The ending of Saki's "Sredni Vashtar" is powerful because it has elements of the mysterious and the preternatural that converge with the realism of the story.
Saki's narrative is rife with intense feelings, though many of which are masked. Mrs. de Ropp is the "uninspired" guardian of ten-year-old Conradin, a sickly, but imaginative boy who "hates this cousin with a desperate sincerity" and is in "perpetual antagonism" with her. She feels it is her duty to thwart the boy "for his good," and it is a duty that she does not find "unpleasurable." With such tension between this stringent adult and imaginative boy, there is generated a tension which becomes almost palpable.
In order to subvert his cousin and to have something on which to pour his affection Conradin keeps a little Houdan hen in a half-hidden, unused tool shed to which his guardian gives no attention. Farther back in the gloom of this old shed is later hidden a "polecat-ferret," surreptitiously brought in for Conradin by a butcher-boy. To this ferret Conradin gives the exotic name, Sredni Vashtar
...for he was a god who laid some special stress on the fierce impatient side of things, as opposed to the Woman's religion, which, as far as Conradin could observe, went to great lengths in the contrary direction.
Every Thursday Conradin holds a "mystic and elaborate" ceremony before the hutch of Sredni Vashtar, "the great ferret." He celebrates some ailment of the woman such as a severe toothache, and offers the ferret some stolen nutmeg in homage.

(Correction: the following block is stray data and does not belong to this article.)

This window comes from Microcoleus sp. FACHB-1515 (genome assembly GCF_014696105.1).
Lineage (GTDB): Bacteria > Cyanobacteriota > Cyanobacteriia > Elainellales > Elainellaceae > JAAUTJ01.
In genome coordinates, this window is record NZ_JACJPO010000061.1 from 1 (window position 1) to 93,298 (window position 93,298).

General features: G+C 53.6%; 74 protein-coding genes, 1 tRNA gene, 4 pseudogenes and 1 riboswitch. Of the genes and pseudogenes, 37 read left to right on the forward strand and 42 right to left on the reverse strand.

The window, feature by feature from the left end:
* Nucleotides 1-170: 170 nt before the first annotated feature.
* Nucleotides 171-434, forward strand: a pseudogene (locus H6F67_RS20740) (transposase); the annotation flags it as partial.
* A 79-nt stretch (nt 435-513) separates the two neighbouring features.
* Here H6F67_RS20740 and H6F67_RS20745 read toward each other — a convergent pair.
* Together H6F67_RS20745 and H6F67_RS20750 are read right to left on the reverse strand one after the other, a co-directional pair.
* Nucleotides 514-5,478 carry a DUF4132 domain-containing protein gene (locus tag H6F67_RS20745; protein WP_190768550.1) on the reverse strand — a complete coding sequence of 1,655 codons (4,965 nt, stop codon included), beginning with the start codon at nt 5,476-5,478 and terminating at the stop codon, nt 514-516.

After some time and to Conradin's dismay, his guardian discovers his visits to the Houdan hen, and she has the unfortunate bird taken away. In protest, Conradin sets his face stoically and declines without emotion to eat his toast at tea time.
"I thought you liked toast," she exclaimed, with an injured air, observing that he did not touch it. "Sometimes," said Conradin.
Later, when he has the opportunity, Conradin visits the tool-shed:
...in the evening there was an innovation in the worship of the hutch-god. Conradin had been wont to chant his praises; tonight he asked a boon.
In supplication to Sredni Vashtar, Conradin requests that the "polecat" avenge the loss of the hen. But, he only says, "Do one thing for me, Sredni Vashtar." The boy leaves it up to his revered god to act according to its nature. With a sob for his lost pet, Conradin returns to the house. Every night Conradin repeats to his god, "Do one thing for me."
Finally, Mrs. de Ropp notices that Conradin still goes to the old shed. Angrily, she asks the boy what he yet has in there. After she discovers the hutch, she tells Conradin that she suspects that he has guinea pigs; these, she declares, will be cleared out the next day. In despair, Conradin feels certain that the woman will go in the shed the next day and come out in triumph. His ferret, a god no longer, will then be carried out by the gardener. In despair Conradin chants loudly and fervently "the hymn of his threatened idol":
Sredni Vashtar went forth, His thoughts were red thoughts and his teeth were white. His enemies called for peace, but he brought them death. Sredni Vashtar the Beautiful.
The boy's intense belief in his god, his powerful feelings of hatred, and the innate nature of the polecat converge as does happen in life. Of course, realistically, the intrinsic nature of the ferret probably causes the demise of Mrs. de Ropp, but there is a possibility of the power of the human will as a factor. What also takes the ending further than reality is the cool and preternatural indifference displayed by Conradin when he discovers that Sredni Vashtar has, indeed, avenged him.